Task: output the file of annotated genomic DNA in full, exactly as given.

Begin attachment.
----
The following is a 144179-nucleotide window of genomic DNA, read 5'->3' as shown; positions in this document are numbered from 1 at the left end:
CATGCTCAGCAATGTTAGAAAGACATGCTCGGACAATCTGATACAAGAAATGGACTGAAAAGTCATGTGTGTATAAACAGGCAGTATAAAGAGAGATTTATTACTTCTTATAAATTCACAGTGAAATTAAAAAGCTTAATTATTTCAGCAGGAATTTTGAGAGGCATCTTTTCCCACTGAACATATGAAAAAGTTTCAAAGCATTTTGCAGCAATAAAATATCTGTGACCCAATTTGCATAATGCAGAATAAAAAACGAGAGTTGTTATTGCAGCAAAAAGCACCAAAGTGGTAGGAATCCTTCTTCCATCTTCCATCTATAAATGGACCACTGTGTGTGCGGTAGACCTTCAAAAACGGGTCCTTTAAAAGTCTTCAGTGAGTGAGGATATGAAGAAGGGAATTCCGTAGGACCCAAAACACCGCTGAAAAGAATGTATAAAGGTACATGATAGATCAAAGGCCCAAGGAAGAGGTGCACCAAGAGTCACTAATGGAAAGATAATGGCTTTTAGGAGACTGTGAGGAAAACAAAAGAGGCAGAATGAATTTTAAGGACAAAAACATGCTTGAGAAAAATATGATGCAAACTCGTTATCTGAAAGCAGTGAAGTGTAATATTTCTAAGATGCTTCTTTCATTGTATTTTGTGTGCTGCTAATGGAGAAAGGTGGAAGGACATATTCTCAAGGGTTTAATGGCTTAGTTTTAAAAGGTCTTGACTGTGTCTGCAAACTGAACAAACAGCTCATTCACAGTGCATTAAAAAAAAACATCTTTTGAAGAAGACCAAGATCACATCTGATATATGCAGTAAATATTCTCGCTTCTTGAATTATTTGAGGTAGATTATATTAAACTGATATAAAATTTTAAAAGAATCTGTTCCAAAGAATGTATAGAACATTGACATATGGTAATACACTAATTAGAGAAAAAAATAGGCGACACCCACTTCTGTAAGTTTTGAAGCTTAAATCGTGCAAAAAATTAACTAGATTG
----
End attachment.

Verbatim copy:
The following is a 144179-nucleotide window of genomic DNA, read 5'->3' as shown; positions in this document are numbered from 1 at the left end:
CATGCTCAGCAATGTTAGAAAGACATGCTCGGACAATCTGATACAAGAAATGGACTGAAAAGTCATGTGTGTATAAACAGGCAGTATAAAGAGAGATTTATTACTTCTTATAAATTCACAGTGAAATTAAAAAGCTTAATTATTTCAGCAGGAATTTTGAGAGGCATCTTTTCCCACTGAACATATGAAAAAGTTTCAAAGCATTTTGCAGCAATAAAATATCTGTGACCCAATTTGCATAATGCAGAATAAAAAACGAGAGTTGTTATTGCAGCAAAAAGCACCAAAGTGGTAGGAATCCTTCTTCCATCTTCCATCTATAAATGGACCACTGTGTGTGCGGTAGACCTTCAAAAACGGGTCCTTTAAAAGTCTTCAGTGAGTGAGGATATGAAGAAGGGAATTCCGTAGGACCCAAAACACCGCTGAAAAGAATGTATAAAGGTACATGATAGATCAAAGGCCCAAGGAAGAGGTGCACCAAGAGTCACTAATGGAAAGATAATGGCTTTTAGGAGACTGTGAGGAAAACAAAAGAGGCAGAATGAATTTTAAGGACAAAAACATGCTTGAGAAAAATATGATGCAAACTCGTTATCTGAAAGCAGTGAAGTGTAATATTTCTAAGATGCTTCTTTCATTGTATTTTGTGTGCTGCTAATGGAGAAAGGTGGAAGGACATATTCTCAAGGGTTTAATGGCTTAGTTTTAAAAGGTCTTGACTGTGTCTGCAAACTGAACAAACAGCTCATTCACAGTGCATTAAAAAAAAACATCTTTTGAAGAAGACCAAGATCACATCTGATATATGCAGTAAATATTCTCGCTTCTTGAATTATTTGAGGTAGATTATATTAAACTGATATAAAATTTTAAAAGAATCTGTTCCAAAGAATGTATAGAACATTGACATATGGTAATACACTAATTAGAGAAAAAAATAGGCGACACCCACTTCTGTAAGTTTTGAAGCTTAAATCGTGCAAAAAATTAACTAGATTG